Millions of cars on UK roads could be recalled as a probe into rigged emissions tests on Volkswagen models in the US threatened to reach Europe, according to a transport lobby group.
The German car maker apologised after America's Environmental Protection Agency (EPA) found the company had cheated clean-air rules before ordering it to recall nearly half a million diesel models built in the last seven years.
The US government announced it was widening the investigation to other manufacturers, while the European Commission (EC) has contacted VW and US authorities over the findings.
Campaign group Transport & Environment (T&E) claimed the technology used in the VW cars, in the form of devices that allowed its diesel cars to release fewer smog-causing pollutants during tests than in real-world driving conditions, was used by other car makers.
Greg Archer, T&E's clean vehicles manager, told the Daily Telegraph: "The Volkswagen example is clearly just the tip of the iceberg and there will be a lot more companies dragged into this.
"Exactly the same technology is used in Europe as it is in the US, and tens of millions of cars have been sold since 2009. That mean that there are potentially millions of cars that are being driven illegally.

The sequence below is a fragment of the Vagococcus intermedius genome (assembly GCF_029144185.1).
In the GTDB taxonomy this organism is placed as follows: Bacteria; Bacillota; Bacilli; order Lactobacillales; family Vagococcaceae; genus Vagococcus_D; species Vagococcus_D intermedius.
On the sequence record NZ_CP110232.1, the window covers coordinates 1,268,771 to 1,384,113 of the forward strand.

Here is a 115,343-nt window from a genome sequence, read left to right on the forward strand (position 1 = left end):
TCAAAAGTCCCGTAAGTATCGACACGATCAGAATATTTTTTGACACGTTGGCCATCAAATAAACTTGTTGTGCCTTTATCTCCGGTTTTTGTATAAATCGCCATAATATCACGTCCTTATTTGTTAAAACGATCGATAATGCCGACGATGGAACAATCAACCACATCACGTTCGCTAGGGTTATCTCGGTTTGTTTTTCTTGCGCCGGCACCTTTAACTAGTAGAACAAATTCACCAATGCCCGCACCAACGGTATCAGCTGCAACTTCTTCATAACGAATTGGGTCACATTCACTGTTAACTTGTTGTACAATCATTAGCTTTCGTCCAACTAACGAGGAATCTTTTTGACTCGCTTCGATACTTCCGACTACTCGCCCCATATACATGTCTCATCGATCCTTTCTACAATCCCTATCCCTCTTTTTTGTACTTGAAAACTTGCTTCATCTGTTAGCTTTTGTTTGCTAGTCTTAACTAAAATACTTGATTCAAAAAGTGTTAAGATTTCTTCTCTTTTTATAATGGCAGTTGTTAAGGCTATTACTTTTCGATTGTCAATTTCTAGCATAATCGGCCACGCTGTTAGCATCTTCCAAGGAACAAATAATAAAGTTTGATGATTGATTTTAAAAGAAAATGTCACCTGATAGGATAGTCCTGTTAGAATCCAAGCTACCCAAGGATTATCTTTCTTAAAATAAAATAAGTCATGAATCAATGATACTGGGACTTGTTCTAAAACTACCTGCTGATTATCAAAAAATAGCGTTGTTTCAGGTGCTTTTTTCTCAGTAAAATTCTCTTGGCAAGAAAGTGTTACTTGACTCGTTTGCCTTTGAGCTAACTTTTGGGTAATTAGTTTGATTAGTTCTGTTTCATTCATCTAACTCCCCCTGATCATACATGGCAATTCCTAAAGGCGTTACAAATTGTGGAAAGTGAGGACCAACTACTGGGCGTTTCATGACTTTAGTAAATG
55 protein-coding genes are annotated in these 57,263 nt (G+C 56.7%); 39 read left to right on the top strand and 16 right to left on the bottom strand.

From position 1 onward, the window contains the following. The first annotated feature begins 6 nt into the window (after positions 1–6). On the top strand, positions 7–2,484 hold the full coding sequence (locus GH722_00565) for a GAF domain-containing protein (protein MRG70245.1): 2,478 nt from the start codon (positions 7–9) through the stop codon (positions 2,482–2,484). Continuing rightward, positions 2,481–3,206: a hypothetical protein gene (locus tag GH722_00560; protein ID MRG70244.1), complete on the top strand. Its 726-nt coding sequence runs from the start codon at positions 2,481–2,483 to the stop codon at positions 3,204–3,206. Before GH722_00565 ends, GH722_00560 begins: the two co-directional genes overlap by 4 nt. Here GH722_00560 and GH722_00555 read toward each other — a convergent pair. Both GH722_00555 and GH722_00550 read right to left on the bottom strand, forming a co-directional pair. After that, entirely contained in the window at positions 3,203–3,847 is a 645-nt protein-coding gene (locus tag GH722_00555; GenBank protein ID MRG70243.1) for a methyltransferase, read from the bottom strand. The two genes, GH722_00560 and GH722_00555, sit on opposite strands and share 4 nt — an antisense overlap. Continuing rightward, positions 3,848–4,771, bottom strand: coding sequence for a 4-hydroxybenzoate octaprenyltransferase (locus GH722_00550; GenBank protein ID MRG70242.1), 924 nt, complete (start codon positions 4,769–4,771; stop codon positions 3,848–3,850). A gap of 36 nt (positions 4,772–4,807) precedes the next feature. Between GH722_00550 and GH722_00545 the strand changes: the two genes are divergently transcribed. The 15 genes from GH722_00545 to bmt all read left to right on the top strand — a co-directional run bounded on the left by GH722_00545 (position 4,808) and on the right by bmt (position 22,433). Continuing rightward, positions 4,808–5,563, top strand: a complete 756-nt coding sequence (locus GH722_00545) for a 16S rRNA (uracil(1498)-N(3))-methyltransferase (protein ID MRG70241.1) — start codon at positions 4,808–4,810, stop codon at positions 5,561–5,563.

"Obviously it is not the drivers' fault, but it is likely we will see a huge number of recalls."
Diesel car sales make up almost 50% of the total sold in the UK this year, according to the latest figures from the Society of Motor Manufacturers and Traders.
The EPA's findings cover 482,000 cars including the VW-manufactured Audi A3, and the brand's own Jetta, Beetle, Golf and Passat models.
The agency said cars had been fitted with sophisticated software algorithms which detect when they are undergoing officials emissions testing, and turns full emissions controls on only reducing the test. It is a type of software known as a "defeat device".
Once on the road, the cars produced nitrogen oxide pollutants at up to 40 times the legal standard.
With the world's top-selling car maker facing billions of dollars in fines and a plunge in share prices, VW chief executive Martin Winterkorn said: "I personally am deeply sorry that we have broken the trust of our customers and the public.
"We will co-operate fully with the responsible agencies, with transparency and urgency, to clearly, openly, and completely establish all of the facts of this case. Volkswagen has ordered an external investigation of this matter.
"We do not and will not tolerate violations of any kind of our internal rules or of the law."
An EC spokesman told German broadcaster Deutsche Welle: "It is premature to comment on whether any specific immediate surveillance measures are also necessary in Europe and whether vehicles sold by Volkswagen in Europe are also affected. We are taking the matter very seriously."
The EU recently adopted new procedures to test real-world emissions under the Euro 6 scheme.